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“B” is for Big Thursday

“B” is for Big Thursday. For more than six decades the story of the lively football competition between the South Carolina Gamecocks and the Clemson Tigers was the story of “Big Thursday,” the culmination of State Fair week. The rivalry started on Thursday, November 12, 1896, at the fairgrounds in Columbia. By the 1910s it had become a “combination picnic, fashion parade, political rally and drinking bout.” Big Thursday’s popularity exploded after World War II. Each school developed Big Thursday traditions, including burning the Tiger at USC the night before the game and the burial of the Gamecock at Clemson on the Tuesday before students traveled to Columbia. By the late 1950s Clemson was pushing for an end-of-season game played on an alternating home schedule. Both schools agreed and 1959 was the last Big Thursday game.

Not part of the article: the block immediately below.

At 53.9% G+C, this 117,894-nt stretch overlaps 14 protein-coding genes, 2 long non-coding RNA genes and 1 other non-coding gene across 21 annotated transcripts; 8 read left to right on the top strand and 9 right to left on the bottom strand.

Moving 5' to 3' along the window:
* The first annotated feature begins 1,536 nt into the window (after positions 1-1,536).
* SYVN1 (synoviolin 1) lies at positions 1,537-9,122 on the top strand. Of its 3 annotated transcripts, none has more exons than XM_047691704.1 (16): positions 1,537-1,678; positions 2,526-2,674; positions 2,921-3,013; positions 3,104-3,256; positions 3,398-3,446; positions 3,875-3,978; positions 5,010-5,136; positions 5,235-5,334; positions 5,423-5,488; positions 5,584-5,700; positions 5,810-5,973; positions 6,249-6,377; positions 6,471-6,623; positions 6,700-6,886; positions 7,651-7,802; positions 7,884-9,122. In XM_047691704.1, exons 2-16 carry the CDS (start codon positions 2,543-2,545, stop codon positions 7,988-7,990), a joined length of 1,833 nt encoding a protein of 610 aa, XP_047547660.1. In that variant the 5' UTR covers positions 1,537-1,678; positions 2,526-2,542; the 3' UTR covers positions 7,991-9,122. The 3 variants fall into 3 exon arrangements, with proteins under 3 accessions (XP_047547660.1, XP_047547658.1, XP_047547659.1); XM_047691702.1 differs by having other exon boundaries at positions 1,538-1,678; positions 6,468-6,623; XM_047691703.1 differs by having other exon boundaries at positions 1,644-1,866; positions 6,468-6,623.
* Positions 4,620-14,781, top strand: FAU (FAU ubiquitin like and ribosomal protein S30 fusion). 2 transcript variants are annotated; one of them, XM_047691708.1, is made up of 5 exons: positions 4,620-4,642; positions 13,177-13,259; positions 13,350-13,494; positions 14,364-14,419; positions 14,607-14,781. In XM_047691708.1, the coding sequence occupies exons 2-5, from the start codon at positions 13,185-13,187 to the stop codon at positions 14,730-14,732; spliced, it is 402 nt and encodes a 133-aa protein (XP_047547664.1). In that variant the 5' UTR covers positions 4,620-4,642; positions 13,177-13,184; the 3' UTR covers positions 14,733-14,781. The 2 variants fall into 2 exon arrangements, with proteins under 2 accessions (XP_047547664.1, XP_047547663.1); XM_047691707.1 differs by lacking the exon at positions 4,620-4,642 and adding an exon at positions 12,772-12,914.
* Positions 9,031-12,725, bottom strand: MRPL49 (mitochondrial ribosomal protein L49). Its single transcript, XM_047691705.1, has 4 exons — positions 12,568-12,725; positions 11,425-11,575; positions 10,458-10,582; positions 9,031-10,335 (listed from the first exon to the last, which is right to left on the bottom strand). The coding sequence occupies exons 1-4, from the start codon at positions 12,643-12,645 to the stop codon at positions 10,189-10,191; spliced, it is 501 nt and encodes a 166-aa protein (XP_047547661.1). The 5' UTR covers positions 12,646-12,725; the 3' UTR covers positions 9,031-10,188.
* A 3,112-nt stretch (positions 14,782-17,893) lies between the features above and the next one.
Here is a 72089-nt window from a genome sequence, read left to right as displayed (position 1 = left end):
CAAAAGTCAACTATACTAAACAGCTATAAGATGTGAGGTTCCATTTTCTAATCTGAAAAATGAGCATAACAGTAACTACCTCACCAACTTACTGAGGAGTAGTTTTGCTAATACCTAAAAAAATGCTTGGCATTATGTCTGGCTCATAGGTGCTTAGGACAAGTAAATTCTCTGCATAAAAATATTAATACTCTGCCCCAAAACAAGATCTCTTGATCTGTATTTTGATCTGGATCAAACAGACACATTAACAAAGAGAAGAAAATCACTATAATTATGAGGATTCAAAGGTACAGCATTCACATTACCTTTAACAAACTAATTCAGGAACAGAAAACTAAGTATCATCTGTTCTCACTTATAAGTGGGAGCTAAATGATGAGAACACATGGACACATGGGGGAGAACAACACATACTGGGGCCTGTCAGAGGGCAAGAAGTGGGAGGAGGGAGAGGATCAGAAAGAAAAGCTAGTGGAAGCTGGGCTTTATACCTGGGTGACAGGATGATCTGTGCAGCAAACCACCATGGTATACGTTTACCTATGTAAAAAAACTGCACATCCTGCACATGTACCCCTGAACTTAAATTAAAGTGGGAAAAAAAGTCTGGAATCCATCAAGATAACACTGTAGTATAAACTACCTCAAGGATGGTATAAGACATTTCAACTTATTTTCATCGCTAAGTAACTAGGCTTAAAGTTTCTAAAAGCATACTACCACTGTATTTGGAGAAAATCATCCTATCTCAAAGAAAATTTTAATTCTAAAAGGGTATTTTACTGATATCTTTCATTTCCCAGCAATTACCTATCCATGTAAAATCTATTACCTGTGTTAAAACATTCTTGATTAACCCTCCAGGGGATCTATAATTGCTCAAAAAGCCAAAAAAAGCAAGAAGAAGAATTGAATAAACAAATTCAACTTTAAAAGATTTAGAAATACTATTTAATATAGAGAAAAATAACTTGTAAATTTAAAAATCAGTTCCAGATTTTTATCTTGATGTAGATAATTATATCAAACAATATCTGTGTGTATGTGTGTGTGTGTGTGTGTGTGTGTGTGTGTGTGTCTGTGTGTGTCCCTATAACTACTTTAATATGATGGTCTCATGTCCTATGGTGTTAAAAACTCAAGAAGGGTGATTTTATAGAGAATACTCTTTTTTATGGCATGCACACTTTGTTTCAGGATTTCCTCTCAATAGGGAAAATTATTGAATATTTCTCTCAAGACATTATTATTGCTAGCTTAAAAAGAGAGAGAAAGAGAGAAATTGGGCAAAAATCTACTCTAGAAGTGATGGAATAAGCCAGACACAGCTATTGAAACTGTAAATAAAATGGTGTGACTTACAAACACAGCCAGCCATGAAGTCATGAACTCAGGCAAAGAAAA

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Dr. Walter Edgar has two programs on South Carolina Public Radio: Walter Edgar's Journal, and South Carolina from A to Z. Dr. Edgar received his B.A. degree from Davidson College in 1965 and his Ph.D. from the University of South Carolina in 1969. After two years in the army (including a tour of duty in Vietnam), he returned to USC as a post-doctoral fellow of the National Archives, assigned to the Papers of Henry Laurens.